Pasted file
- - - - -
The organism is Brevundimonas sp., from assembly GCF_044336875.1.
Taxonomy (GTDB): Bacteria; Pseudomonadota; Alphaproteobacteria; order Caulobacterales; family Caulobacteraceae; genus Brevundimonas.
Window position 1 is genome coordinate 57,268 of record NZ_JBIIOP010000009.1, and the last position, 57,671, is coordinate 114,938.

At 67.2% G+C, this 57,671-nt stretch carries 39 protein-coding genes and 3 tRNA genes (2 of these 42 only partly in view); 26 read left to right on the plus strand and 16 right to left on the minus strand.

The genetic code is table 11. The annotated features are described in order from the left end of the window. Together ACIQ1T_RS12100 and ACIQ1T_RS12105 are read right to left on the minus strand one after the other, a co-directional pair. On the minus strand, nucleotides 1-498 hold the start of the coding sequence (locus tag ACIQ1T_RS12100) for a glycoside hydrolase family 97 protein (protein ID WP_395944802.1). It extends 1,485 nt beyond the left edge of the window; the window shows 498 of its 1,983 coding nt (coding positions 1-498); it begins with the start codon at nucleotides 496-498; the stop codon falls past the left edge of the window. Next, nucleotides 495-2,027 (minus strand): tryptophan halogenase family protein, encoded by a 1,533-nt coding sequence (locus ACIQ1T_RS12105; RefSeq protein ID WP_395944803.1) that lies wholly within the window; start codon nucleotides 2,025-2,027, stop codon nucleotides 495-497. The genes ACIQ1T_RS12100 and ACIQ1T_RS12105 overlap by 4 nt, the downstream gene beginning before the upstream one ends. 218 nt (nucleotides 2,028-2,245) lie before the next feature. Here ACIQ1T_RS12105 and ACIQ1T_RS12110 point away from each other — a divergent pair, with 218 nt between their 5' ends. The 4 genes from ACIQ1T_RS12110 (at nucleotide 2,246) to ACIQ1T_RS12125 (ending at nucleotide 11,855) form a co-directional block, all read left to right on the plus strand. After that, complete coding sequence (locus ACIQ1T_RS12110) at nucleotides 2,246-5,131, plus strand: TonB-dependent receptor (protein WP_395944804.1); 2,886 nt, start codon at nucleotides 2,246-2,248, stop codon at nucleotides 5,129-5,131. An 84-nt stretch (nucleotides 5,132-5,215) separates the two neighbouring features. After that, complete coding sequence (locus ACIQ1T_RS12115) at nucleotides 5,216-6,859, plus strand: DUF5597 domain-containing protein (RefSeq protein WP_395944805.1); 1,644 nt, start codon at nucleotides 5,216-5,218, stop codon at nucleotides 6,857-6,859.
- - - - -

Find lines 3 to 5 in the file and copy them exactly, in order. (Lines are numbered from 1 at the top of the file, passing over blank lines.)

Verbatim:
Window position 1 is genome coordinate 57,268 of record NZ_JBIIOP010000009.1, and the last position, 57,671, is coordinate 114,938.

At 67.2% G+C, this 57,671-nt stretch carries 39 protein-coding genes and 3 tRNA genes (2 of these 42 only partly in view); 26 read left to right on the plus strand and 16 right to left on the minus strand.

The genetic code is table 11. The annotated features are described in order from the left end of the window. Together ACIQ1T_RS12100 and ACIQ1T_RS12105 are read right to left on the minus strand one after the other, a co-directional pair. On the minus strand, nucleotides 1-498 hold the start of the coding sequence (locus tag ACIQ1T_RS12100) for a glycoside hydrolase family 97 protein (protein ID WP_395944802.1). It extends 1,485 nt beyond the left edge of the window; the window shows 498 of its 1,983 coding nt (coding positions 1-498); it begins with the start codon at nucleotides 496-498; the stop codon falls past the left edge of the window. Next, nucleotides 495-2,027 (minus strand): tryptophan halogenase family protein, encoded by a 1,533-nt coding sequence (locus ACIQ1T_RS12105; RefSeq protein ID WP_395944803.1) that lies wholly within the window; start codon nucleotides 2,025-2,027, stop codon nucleotides 495-497. The genes ACIQ1T_RS12100 and ACIQ1T_RS12105 overlap by 4 nt, the downstream gene beginning before the upstream one ends. 218 nt (nucleotides 2,028-2,245) lie before the next feature. Here ACIQ1T_RS12105 and ACIQ1T_RS12110 point away from each other — a divergent pair, with 218 nt between their 5' ends. The 4 genes from ACIQ1T_RS12110 (at nucleotide 2,246) to ACIQ1T_RS12125 (ending at nucleotide 11,855) form a co-directional block, all read left to right on the plus strand. After that, complete coding sequence (locus ACIQ1T_RS12110) at nucleotides 2,246-5,131, plus strand: TonB-dependent receptor (protein WP_395944804.1); 2,886 nt, start codon at nucleotides 2,246-2,248, stop codon at nucleotides 5,129-5,131. An 84-nt stretch (nucleotides 5,132-5,215) separates the two neighbouring features. After that, complete coding sequence (locus ACIQ1T_RS12115) at nucleotides 5,216-6,859, plus strand: DUF5597 domain-containing protein (RefSeq protein WP_395944805.1); 1,644 nt, start codon at nucleotides 5,216-5,218, stop codon at nucleotides 6,857-6,859.